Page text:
LOS ANGELES, CA — The coronavirus is killing Angelenos at a much higher rate than anywhere else in the state, taking 56 more lives over the last day, county health officials reported Wednesday.
Not only is COVID-19 deadlier in Los Angeles County, it’s also sending people to the hospital at higher rates, accounting for half the state’s hospitalized coronavirus patients, according to analysis by the Los Angeles Times. There are many reasons for the disparity, including the poverty rate and density of the population, according to county public health director Barbara Ferrer. According to the Times, LA's rate of 9.9 deaths per 100,000 people is 68% higher than the next-hardest-hit Riverside County, and 80% higher than in the Bay Area.
Health officials expect to see new cases to continue to climb for another two weeks — about the time when the county’s shutdown orders are set to expire. Even as local and state officials begin the work of preparing California to reopen, Los Angeles remains at higher risk than other regions behind the push to reopen.
Health officials Wednesday lamented a continuing disparity in deaths among lower-income and ethnic groups, and also warned that physical-distancing rules will remain for months, even if businesses start reopening.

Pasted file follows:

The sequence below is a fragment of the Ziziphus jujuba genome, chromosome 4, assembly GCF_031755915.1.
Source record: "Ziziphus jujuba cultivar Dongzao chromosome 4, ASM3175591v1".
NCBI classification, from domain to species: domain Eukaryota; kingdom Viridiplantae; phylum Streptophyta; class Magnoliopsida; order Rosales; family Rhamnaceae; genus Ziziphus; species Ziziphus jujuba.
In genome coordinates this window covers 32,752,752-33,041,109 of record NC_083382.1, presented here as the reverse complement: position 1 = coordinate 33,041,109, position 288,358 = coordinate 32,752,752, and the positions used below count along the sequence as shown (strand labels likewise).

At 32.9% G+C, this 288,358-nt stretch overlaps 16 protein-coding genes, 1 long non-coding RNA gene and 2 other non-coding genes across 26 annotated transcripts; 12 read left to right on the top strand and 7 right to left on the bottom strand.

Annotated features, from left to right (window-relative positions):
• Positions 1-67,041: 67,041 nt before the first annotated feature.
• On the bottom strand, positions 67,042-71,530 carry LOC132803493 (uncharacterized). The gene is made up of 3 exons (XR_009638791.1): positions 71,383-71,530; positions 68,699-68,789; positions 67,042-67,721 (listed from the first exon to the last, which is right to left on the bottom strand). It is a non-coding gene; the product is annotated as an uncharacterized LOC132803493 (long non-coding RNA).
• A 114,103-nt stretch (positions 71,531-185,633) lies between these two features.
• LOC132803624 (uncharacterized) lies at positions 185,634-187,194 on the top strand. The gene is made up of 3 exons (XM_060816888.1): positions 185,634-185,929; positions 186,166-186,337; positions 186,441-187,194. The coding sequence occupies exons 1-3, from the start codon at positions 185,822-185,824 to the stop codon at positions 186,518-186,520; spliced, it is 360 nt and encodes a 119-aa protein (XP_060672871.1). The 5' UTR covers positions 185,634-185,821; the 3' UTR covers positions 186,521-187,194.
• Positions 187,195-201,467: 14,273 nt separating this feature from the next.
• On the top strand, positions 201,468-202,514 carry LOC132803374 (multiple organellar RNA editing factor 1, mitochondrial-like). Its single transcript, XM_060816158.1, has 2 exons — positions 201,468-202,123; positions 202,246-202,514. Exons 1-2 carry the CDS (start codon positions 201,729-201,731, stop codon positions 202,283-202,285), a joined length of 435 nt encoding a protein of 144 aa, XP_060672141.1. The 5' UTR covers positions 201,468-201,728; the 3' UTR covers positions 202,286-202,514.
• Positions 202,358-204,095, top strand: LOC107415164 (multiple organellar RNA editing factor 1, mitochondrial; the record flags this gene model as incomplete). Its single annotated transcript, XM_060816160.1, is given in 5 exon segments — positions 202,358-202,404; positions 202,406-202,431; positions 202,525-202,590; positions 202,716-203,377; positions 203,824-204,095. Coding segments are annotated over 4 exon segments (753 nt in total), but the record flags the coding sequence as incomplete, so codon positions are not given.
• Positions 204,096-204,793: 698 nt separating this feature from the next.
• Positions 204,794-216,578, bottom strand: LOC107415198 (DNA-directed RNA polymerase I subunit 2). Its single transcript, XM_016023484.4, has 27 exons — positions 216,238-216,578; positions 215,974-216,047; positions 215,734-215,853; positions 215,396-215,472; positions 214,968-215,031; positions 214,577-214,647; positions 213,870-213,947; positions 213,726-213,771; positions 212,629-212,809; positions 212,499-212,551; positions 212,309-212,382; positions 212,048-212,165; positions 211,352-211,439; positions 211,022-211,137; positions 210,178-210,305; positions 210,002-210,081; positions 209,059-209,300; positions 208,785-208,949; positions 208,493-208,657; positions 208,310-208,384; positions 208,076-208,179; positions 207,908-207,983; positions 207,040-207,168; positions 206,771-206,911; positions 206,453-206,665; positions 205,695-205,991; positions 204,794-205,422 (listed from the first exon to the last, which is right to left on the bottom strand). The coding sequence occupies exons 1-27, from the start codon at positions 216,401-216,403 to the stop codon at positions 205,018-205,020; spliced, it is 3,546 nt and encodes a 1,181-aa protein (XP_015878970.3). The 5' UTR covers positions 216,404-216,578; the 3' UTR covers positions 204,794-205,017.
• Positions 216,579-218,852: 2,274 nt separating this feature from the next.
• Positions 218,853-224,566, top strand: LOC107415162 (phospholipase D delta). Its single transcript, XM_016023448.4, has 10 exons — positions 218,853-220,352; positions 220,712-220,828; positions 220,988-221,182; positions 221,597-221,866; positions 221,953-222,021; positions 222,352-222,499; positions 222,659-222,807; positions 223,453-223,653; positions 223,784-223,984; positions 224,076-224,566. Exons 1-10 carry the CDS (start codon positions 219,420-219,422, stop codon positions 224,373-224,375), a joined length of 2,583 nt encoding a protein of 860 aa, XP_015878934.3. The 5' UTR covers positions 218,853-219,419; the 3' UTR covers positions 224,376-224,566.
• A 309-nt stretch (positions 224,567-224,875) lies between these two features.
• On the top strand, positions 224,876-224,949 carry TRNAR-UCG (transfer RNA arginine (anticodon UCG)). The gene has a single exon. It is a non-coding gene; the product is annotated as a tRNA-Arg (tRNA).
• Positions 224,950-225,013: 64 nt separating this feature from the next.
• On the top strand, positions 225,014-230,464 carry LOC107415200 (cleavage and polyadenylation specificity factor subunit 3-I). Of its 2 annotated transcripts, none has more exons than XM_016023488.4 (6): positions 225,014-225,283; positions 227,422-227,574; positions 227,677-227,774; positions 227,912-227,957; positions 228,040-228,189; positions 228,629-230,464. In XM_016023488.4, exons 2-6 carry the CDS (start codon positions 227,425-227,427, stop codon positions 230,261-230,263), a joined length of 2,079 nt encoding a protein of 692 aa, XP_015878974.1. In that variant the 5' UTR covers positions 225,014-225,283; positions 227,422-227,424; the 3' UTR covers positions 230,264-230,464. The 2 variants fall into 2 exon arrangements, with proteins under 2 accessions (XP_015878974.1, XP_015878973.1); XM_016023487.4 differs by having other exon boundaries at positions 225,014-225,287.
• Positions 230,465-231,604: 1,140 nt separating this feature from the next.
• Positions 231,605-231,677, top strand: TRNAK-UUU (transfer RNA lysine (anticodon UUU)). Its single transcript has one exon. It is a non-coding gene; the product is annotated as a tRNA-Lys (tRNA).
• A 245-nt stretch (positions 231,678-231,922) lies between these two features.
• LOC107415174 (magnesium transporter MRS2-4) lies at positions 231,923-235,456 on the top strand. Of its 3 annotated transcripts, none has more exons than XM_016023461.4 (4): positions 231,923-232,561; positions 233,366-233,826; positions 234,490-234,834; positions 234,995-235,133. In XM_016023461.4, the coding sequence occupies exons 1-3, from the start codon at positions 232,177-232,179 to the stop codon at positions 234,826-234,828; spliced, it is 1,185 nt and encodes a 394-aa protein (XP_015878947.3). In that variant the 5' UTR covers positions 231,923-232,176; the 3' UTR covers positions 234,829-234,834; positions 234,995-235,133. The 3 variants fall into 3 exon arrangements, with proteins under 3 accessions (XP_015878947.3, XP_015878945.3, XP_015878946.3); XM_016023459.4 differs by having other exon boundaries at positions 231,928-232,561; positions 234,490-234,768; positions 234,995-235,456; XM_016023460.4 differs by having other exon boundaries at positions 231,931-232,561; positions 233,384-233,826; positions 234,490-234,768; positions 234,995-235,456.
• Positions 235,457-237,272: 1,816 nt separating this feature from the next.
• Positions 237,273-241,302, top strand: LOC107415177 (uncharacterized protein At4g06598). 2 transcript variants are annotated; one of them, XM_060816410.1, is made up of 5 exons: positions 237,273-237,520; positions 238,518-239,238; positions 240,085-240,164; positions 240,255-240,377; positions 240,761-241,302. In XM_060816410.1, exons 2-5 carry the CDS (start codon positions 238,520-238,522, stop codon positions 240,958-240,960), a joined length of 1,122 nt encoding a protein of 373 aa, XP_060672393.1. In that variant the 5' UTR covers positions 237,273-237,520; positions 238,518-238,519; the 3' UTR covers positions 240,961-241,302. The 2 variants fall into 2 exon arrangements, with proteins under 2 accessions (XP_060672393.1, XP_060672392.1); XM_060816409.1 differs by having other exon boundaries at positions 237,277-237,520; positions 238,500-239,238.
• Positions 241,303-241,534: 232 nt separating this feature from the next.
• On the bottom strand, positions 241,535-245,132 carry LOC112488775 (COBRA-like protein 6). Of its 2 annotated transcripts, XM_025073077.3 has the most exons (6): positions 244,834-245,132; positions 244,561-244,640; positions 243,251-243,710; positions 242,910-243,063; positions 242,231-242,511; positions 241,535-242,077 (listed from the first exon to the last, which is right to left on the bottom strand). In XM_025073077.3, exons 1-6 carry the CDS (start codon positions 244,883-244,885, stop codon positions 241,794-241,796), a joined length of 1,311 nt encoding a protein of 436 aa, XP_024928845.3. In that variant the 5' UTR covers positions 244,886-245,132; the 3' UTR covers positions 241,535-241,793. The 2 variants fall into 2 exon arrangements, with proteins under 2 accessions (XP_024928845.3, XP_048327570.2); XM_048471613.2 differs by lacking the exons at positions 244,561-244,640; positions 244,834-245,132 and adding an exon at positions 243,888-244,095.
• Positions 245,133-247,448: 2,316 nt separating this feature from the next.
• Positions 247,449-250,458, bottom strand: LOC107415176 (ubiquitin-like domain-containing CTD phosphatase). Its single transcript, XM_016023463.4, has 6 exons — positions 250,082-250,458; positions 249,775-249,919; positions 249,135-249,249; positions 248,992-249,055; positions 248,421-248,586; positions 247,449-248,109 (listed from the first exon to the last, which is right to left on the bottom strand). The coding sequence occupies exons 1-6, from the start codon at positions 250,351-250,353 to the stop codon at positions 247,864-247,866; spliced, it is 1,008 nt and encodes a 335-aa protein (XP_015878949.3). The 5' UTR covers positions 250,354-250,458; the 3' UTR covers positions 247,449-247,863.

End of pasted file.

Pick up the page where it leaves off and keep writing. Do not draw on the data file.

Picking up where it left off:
Ferrer also reported 1,541 new cases of COVID-19. The new cases lifted the countywide total to 22,485. The new deaths increased the countywide total to 1,056. Ferrer said 92% of the people who have died during the pandemic had underlying health conditions, highlighting the need for residents who have compromised health to strictly adhere to social-distancing requirements to avoid infection. F"And most importantly, at the very first sign of illness, please contact your (health) provider," she said.
Ferrer said one of the new deaths was an unsheltered homeless person, the third homeless victim to die from the virus in the county.
Of the 977 people who died for whom ethnic data was available, 38% were Latinx, 28% were white, 18% were Asian, 13% were black and 1% were Native Hawaiian/Pacific Islander.
"Rates of COVID-19 confirmed cases and deaths are extremely high among Native Hawaiians and Pacific Islanders," Ferrer said. "And they're also higher among African-Americans and Latinx than among whites and Asians.
"... Rates of cases and death are also higher among people with less income, while the rate of testing increases as income increases. these trends are troubling and of great concern and they suggest that more affluent residents may have better access to COVID-19 testing and to health treatment services, even as the rates of infection appear to be higher among lower-income communities and many communities of color," she said. "These findings highlight the urgent need for more intensive efforts to expand access to culturally competent testing treatment and prevention strategies in the African- American, Latinx and Native American and Pacific Islander communities, as well as in our lower resourced neighborhoods."